Islands and Whales

In folktales from various cultures there are tales of sea animals so big, that they get mistaken for islands. In some stories, sailors land on them and spend time on “land” before realizing that they are actually on top of a living, breathing animal. These islands accordingly appear and disappear, rise and sink into the ocean frequently. In the Irish Legend of Saint Brendan, Brendan of Clonfert, a monch and fabled navigator, and his disciples land on a giant sea creature called Jasconius. “Because of its size, Brendan and his fellow voyagers mistake it for an island and land to make camp. They celebrate Easter on the sleeping giant’s back, but awaken it when they light their campfire. They race to their ship, and Brendan explains that the moving island is really Jasconius, who labors unsuccessfully to put his tail in its mouth.”

In mythology sea animals often trick humans into believing that they are on safe, solid ground. But equally often, they rescue people from floods and offer their bodies as rescue boats. See for example the tale about the fish Matsya here.

Lighthouse Retreat

In 2019 this 120 year old lighthouse on the denish coast had to be moved 70 meters back

The 23-meter-high lighthouse is located on a cliff about 60 meters above sea level. When it was put into operation, the cliff was about 200 meters from the sea. In the end, it was only six meters to the cliffs.

What seems like a looney idea from a Uncle Scrooge comic, is happening all over the world. (see my post on comics here) We will see many more cultural heritage sites on wheels like this in the years to come.

To read more about the Rubjerg Knude Lighthouse, go here.

There’s a whole series of images from similar buildings here.

Climate Catastrophe pictured in 1986

Already in 1986 the well known German news-magazine Der Spiegel published this image on it’s front page. It depicts the Dome of Cologne, one of the most important cultural heritage sites of Germany, partially flooded. The visual strategies of the media have not changed much in the last 35 years!

This is the same German magazine 10 years later.

I can’t say whether the change in motiv is due to a hightened awareness of the global interconnectedness of the issue or because Germany hosted the 1. UN Climate Change Conference that year.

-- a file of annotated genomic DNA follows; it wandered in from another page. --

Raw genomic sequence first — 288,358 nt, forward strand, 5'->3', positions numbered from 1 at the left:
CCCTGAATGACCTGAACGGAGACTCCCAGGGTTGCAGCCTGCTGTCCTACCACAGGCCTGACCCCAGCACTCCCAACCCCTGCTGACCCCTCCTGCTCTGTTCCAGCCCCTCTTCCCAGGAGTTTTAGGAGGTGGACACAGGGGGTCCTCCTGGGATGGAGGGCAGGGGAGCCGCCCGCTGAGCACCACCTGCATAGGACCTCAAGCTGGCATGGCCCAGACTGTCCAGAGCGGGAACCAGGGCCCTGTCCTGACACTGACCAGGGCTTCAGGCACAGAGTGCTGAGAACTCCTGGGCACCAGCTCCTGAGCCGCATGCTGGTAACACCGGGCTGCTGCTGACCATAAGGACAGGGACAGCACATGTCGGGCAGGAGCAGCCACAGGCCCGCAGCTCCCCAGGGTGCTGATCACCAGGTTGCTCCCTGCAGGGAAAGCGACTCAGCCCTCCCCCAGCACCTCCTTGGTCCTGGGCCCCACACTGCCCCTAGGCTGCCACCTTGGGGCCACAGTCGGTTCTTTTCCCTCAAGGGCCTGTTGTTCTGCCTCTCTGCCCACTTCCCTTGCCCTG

The last 400.000 years

This is from the New York times in 1959.

thanks to Janet Grau for the lead!

Conshelf or the Precontinent Project

Continental Shelf Station was an attempt at creating an environment in which people could live and work on the sea floor. Precontinent has been used to describe the set of projects to build an underwater “village” carried out by Jacques-Yves Cousteau and his team in the Mediterranean and the Red Sea between 1961 and 1963. The projects were named Precontinent I, Precontinent II and Precontinent III. Particularly Precontinent II off the sudanese coast received wide public recognition and was documented in a movie with the somewhat sensationalist yet eerie title “World without sun“. For a good overview of the project see: or

thanks to Lajos Talamonti for the lead!

Underwater City 1969

The british movie “Captain Nemo and the underwater city” by James Hill picks up the themes and main character Captain Nemo from Jules Verne’s famous novel and the sucessfull 1954 Disney movie on the same material. While the earlier US-movie develops further the theme of the Atomic Age and it’s promises and dangers, the 1969 movie focuses on the idea of alternative, egalitarian communities and the then popular dome structures (gedesic dome) in architecture, the Montreal Biosphere built by Buckminster Fuller in 1967 being maybe the most influential and notable expample.

The underwater city in the 1969 movie
The Montreal Biosphere

Each movie thus reflects the topics of it’s time. While the 1954 version is stylistically much closer to a Fin de Siecle, 19. Century aesthetic, the 1969 movie is all 60’s glitz and extravaganza. Furthermore, in the 1969 movie life under water seems like a perfectly sane and technically achievable project, while in 1954 Captain Nemo still clings on to life on land.